That's what offends me most about the Yankees management's handling of this disgusting episode: Their offer implies that Torre wasn't really trying to win the World Series. Their incentive-stuffed package said that they openly doubted that he was sufficiently motivated to go for it all. They were saying, in essence, "We need you to step it up a notch."
Perhaps there are some managers about whom these may be fair criticisms, but not Joe Torre.
You respect the game when you go for it all. You respect the game when you compete at the highest level possible. You also respect the game when you upgrade personnel at all levels in order to win.
But you disrespect the game when you are unwilling to acknowledge the vast successes which have been achieved. You disrespect the game when you don't own your mistakes. You disrespect the game when greed and insanely competitive furor trample the people who do -- and do well -- the hard work.
Remember what I said earlier about loose? Here's a suggestion for the Steinbrenners: A little more loose wouldn't hurt your club. Let down your hair. It's just a game. It's just money. Life goes on. Have fun. Stop and admire your own homeruns once in a while (make sure they're really gone first). You know you want to.
Wait. Maybe patterning the New Yankees after Manny isn't such a good idea. But you know what I mean.
"You talk about the magic, the aura, but what really makes a stadium is the fans. Concrete doesn't talk back to you. Chairs don't talk back to you. It's the people who are there, day in, day out, that makes the place magic."
– Bernie Williams
Explore the Site
Here are 50 images chosen randomly from the 3037 found on this site. Click the image to be taken to the original post. A new list is created every 10 minutes.
"I've never seen them do that before," said a Metropolitan Club waiter as I snapped this picture.
These openings will facilitate access to the catwalks which run throughout the canopy.
Catwalks provide access to the View Level seats (from the Ballpark Authority July update)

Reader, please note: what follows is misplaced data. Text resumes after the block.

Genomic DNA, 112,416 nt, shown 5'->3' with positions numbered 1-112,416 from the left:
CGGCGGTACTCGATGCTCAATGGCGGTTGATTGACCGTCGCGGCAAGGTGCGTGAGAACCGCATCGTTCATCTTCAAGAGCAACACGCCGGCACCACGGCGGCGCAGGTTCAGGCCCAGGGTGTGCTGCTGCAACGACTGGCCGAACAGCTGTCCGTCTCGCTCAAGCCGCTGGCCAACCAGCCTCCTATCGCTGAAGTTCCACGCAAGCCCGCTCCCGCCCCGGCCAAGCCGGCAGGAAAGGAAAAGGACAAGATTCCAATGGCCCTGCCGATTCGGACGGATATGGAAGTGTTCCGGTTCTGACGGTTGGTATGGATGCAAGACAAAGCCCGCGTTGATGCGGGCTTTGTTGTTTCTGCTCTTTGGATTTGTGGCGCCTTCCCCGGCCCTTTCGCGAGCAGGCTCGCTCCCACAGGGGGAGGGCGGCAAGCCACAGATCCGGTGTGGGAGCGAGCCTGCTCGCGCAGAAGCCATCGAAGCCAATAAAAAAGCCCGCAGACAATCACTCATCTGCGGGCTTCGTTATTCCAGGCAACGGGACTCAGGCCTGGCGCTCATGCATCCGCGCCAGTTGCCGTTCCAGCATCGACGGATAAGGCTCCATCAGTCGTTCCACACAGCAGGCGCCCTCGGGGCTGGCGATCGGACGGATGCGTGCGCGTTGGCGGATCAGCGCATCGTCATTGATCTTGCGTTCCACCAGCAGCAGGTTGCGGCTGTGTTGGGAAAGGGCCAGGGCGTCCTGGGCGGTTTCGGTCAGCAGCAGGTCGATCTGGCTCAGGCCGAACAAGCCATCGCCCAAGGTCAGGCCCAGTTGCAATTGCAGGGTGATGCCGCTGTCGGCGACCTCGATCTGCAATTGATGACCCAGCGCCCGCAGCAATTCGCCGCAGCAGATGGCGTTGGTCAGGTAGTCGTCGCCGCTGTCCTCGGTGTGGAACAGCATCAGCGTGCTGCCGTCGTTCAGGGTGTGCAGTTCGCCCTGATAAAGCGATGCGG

Work beneath the scoreboard
Packed SRO beneath the notch.
The sculpture on which millions of kids will one day pose.
The rough outlines of our urban trench. (North is up.)
Showing more of the context for the louvers.
Earl Santee, principle architect for HOK Sport, presents some concepts while Mike Opat listens
I love these upper neighborhoods.
This concourse, the uppermost, was built on top of the now-hidden old concourse during the 70s renovation.
The pink thing is a mascot. (Actually, with a damn fine mascot actor underneath.)
Signage for the concession stand which is available from the plaza (plaques are up on the fencing)
Indications that club seating (the wider spaced areas above each dugout) will be a major presence in the lower deck
The entry from the platform to the ballpark.
A closer look at the grid on the Pro Shop.
Thome steps in.
A view straight on of the Pro Shop area and ticket windows (just barely visible). The piers you see beneath the plaza are already almost completed (see final photo).
This guy at the Puckett atrium chef stand caught me taking the picture and said I should stop back later because he was "just getting started." I still don't know what he meant.
Bronze glove delivered (awaiting installation) with Met flag pole horizontal behind the gate
4th inning in the nearly deserted Home Run Porch View Level in left.
Sunday afternoon, WFTC-HD 720P
Love the lighted, translucent panel
On this day, George was handling fruits and veggies right inside gate 34.
This view looks through the opening in the fence where the crosswalk will be.
The lot within the lot.
Note the gigantic -- and very permanent -- M's on the gates at the base of these stairs.
5:45 PM, section 327, row 9, standing: sunshine.
Note reflected sunset (7:30 PM). Could be a worry...
Looking back toward the park from just beyond the north end of the Northstar platform.
This may look like just some guy (perhaps a spy) headed for the train. But it's actually the Northstar engineer!
I know you've seen this, but I can't get enough of it.
Brick work just inside the opening matches the color of the limestone - per Jerry Bell's requirements.